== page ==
George Zimmerman Trial, Day 4: Witnesses Under Scrutiny

Two of the prosecution's key witnesses in George Zimmerman's second-degree murder trial were cross-examined Thursday, leaving some analysts conflicted about the reliability of their testimonies. The case, in which Zimmerman is charged with shooting 17-year-old Treyvon Martin, has been riddled with incompatible testimonies since day one—but we've got you covered on today's important details:

Witness #1: Rachel Jeantel

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How is she involved in the case?

Jeantel had been a friend of Martin's since elementary school, and was chatting with him on the phone as Martin wandered home from the 7-Eleven the night he died. (The 19-year-old was widely reported to be Martin's girlfriend, but she testified that they were "just friends.") In the run-up to her appearance in court, the Smoking Gun and other media outlets scrutinized Jeantel's Twitter account and criticized "suggestive" and "incriminating" posts that referenced drunk-driving and drug abuse.

How is she important to the prosecution?

Jeantel previously testified that during their conversation, Martin told her a "creepy-ass cracker" was following him home. She told the court he seemed "scared," and that he walked faster to get away from Zimmerman. She claims she heard Martin ask Zimmerman why he was following him, followed by a crash, and Martin's voice saying "Get off." The call was disconnected, and Jeantel later sent Martin's mother a letter detailing her memory of the night. Her testimony is fundamental to the prosecution's case because it supports their narrative: that Zimmerman approached Martin, and without due provocation, shot him. If Martin did say "get off," this would show that Zimmerman was the first to touch him—a stark contrast to Zimmerman's claim that Martin attacked him.

What happened on the stand?

The defense confronted Jeantel with evidence that she'd lied before: about her age (to Martin's parents), and about her reasons for not attending Martin's funeral. She was presented with the letter she'd "written" to Martin's mother. Jeantel admitted she couldn't read it—"I don't read cursive"—though the prosecution will reportedly insist that she dictated the letter, and a friend wrote it. Defense attorney Don West also drew attention to other odd behavior: Jeantel hadn't called the police, and didn't present herself to the police until much later. Her claim that she and Martin had spoken earlier in the day wasn't backed up by call records, either. Originally aggressive towards the defense, Jeantel later became subdued. (The jury has been told to watch out for not only what the witnesses say, but how they say it.)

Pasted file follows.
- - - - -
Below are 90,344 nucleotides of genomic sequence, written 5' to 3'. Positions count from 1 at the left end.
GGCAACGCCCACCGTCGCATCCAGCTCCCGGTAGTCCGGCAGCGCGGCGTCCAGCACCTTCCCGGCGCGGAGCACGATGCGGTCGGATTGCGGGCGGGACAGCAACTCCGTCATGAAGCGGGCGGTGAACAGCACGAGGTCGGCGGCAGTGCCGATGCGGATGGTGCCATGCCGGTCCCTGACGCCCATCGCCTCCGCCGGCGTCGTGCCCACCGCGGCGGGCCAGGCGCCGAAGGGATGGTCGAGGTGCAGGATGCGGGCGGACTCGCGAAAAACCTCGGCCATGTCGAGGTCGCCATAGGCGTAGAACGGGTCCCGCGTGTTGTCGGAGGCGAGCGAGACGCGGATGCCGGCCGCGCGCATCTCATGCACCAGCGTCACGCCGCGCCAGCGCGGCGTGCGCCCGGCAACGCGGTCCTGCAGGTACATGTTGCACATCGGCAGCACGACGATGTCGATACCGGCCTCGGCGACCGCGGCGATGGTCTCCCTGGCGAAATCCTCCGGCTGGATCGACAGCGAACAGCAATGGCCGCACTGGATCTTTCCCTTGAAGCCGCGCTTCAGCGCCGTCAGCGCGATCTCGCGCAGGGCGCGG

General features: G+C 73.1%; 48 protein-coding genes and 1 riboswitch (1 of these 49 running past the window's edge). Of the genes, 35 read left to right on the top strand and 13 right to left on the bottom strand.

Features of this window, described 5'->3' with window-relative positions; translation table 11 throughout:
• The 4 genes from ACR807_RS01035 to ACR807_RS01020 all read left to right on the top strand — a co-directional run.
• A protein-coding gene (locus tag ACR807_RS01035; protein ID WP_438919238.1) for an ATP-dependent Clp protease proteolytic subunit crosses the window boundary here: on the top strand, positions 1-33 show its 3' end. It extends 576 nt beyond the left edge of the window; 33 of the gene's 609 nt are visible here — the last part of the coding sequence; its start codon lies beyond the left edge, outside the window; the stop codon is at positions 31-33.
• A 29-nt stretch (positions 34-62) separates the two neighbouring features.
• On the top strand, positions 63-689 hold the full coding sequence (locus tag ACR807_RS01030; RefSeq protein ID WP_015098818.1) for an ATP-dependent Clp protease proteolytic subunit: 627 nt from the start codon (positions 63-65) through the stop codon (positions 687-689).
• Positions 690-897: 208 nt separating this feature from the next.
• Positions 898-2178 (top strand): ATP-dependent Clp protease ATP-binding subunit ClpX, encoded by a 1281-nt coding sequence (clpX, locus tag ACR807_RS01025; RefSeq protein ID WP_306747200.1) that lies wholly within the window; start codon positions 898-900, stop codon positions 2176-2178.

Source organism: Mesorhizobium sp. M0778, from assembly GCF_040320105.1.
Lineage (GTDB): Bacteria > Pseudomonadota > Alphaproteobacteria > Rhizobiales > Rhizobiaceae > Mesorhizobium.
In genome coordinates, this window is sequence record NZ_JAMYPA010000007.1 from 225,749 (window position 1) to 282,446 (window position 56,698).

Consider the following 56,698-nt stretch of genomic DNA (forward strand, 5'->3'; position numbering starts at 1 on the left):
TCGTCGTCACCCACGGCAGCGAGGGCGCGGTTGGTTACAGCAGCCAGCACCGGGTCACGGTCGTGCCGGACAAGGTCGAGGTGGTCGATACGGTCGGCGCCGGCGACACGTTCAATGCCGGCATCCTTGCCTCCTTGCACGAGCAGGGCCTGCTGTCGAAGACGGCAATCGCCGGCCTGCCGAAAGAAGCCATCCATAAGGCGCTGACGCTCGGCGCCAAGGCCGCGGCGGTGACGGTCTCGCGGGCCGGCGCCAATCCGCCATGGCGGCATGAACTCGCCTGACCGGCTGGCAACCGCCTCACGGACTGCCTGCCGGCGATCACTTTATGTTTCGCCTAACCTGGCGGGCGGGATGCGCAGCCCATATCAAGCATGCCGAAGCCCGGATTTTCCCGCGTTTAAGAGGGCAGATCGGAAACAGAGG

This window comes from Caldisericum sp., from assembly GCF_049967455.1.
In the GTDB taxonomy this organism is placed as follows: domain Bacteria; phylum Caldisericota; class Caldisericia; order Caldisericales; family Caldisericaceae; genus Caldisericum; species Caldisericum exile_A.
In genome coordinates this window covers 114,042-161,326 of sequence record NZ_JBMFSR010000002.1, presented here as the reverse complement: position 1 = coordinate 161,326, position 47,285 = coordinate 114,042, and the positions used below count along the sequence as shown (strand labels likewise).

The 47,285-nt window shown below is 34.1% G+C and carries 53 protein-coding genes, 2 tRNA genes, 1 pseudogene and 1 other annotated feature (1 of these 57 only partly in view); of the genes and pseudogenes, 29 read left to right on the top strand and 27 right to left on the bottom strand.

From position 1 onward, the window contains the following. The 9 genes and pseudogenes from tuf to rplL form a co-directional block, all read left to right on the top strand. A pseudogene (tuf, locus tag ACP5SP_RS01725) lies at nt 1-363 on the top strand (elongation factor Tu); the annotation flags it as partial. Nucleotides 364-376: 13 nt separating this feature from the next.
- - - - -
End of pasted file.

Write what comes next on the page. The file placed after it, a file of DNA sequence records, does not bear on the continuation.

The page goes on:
Witness #2: Jane Surdyka

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How is she involved in the case?

Surdyka was in her home at the time of the shooting, where she claims she heard agitated voices. According to her testimony, she saw two men fighting in the dark outside her home.

How is she important to the prosecution?

After she turned off the lights in her home, Surdyka claims she saw two men fighting on the ground from her upstairs bedroom. She says she'd previously heard a "cry for help," which she "really felt was the boy's voice." Throughout the exchange, one voice was loud and dominant, she said, and the other was meek. She then saw one man in dark clothes, she testified, on top of the other. (Zimmerman was in red, and Martin's hooded sweatshirt was black.) A shot went off, and the bodies separated. Surdyka's testimony, was, in general, compatible with the prosecution's timeline of what happened—and Surdyka certainly seemed to think Zimmerman was guilty.

What happened on the stand?

After Surdyka testified, the defense suggested that the cries for help—which came five to 10 minutes prior to the shooting—could have been Martin speaking on his cell phone in the wind. "I guess," replied Surdyka. Don West called attention to Surdyka's claim that she'd heard three shots—gun analysis had proved Zimmerman only shot once—and to the fact that adolescent boys' voices are often deep. West then pointed out that Martin's chest wound was inconsistent with Martin's being face-down on the ground, as Surdyka claimed he was.

Stay tuned for Day Five of the case, as testimony continues.